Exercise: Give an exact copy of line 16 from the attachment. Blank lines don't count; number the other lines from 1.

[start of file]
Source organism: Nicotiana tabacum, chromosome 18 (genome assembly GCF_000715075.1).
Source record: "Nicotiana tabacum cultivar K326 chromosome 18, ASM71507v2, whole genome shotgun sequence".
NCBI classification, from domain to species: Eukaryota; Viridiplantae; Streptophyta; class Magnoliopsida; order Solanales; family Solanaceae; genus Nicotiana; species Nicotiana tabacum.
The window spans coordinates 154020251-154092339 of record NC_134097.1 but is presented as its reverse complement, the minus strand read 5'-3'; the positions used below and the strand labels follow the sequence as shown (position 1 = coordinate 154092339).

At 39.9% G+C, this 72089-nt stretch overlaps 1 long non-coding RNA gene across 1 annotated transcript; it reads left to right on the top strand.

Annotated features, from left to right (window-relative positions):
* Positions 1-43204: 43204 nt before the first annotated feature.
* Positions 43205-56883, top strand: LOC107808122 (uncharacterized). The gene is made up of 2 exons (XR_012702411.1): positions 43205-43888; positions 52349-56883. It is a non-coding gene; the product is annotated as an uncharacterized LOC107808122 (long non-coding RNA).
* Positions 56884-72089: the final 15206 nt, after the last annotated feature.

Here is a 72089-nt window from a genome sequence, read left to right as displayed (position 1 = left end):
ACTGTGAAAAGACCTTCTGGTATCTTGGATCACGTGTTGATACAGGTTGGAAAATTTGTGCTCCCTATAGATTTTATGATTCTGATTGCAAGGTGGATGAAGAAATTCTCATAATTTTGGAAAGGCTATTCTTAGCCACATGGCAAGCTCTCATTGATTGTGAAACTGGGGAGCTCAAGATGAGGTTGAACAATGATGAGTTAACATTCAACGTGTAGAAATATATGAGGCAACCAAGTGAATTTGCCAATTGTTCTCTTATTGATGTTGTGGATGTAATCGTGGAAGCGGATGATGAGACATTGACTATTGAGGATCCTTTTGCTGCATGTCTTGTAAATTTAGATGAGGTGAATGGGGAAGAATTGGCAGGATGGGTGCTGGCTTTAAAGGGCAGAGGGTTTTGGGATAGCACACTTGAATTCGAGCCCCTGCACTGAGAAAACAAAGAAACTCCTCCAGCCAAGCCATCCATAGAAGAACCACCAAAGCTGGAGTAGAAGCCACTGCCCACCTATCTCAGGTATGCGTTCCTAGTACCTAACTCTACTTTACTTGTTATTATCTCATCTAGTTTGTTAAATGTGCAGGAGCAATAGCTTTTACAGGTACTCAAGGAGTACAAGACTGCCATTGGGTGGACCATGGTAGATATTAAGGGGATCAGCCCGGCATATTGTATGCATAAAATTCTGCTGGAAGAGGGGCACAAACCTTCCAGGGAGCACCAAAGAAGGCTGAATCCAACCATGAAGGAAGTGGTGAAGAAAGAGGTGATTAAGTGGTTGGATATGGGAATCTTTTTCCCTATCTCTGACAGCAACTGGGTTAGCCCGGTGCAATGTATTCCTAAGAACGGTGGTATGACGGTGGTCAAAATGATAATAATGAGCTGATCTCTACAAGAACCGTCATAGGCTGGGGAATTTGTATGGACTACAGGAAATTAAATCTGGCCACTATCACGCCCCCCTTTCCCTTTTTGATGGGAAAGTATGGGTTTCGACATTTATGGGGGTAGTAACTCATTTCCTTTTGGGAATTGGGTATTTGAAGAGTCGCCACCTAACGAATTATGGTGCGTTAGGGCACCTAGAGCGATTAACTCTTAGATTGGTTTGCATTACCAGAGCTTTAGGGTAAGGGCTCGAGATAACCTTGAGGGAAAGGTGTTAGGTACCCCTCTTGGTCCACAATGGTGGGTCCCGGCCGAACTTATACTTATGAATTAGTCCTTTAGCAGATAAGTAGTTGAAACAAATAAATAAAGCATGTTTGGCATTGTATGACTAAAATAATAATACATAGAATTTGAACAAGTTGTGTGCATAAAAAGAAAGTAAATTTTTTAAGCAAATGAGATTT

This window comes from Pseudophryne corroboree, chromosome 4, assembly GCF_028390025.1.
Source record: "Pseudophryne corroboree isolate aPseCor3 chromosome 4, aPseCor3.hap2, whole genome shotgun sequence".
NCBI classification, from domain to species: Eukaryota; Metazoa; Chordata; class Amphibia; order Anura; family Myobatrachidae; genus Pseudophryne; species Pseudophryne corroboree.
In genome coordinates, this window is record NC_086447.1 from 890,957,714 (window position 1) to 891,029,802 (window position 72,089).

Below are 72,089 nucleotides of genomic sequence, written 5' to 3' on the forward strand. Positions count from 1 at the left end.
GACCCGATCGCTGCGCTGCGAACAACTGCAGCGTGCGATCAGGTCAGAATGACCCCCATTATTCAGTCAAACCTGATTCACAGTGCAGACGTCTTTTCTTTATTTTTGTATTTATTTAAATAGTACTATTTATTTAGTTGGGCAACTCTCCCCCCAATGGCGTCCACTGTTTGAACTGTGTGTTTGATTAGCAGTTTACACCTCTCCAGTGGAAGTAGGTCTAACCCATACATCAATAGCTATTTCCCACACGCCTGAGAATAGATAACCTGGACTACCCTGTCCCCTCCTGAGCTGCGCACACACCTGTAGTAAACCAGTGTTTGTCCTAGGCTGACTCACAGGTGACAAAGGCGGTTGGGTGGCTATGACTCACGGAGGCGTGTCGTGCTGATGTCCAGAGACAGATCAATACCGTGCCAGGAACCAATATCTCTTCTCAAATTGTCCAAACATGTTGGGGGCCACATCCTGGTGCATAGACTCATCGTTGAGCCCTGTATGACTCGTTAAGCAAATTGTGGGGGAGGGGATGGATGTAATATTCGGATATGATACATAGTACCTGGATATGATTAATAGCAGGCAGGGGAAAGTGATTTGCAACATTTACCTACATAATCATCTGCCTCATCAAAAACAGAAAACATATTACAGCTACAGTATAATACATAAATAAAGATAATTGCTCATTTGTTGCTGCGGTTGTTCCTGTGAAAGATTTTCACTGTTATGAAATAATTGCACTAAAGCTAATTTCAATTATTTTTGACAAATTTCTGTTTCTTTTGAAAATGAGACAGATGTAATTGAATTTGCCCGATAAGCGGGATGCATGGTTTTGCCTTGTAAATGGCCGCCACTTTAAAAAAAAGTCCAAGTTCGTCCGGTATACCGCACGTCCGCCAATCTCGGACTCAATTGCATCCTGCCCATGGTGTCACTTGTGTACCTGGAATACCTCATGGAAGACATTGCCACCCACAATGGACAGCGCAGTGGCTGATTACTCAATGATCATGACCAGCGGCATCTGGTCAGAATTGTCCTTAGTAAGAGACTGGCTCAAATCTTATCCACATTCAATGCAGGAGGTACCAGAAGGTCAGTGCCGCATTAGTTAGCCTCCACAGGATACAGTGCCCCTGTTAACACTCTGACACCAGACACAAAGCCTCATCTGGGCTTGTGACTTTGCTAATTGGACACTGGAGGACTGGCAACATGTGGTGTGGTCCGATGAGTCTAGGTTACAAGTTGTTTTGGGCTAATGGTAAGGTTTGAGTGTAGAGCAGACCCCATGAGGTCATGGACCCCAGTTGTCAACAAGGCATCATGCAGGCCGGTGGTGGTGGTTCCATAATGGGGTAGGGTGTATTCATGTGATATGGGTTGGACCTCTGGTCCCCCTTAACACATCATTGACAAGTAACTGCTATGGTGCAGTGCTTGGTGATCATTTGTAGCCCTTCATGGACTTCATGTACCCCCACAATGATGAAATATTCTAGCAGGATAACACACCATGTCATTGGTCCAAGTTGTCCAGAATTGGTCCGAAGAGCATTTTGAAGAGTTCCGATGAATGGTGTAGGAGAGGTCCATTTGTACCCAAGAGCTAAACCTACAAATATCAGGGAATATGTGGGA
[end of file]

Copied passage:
Below are 72,089 nucleotides of genomic sequence, written 5' to 3' on the forward strand. Positions count from 1 at the left end.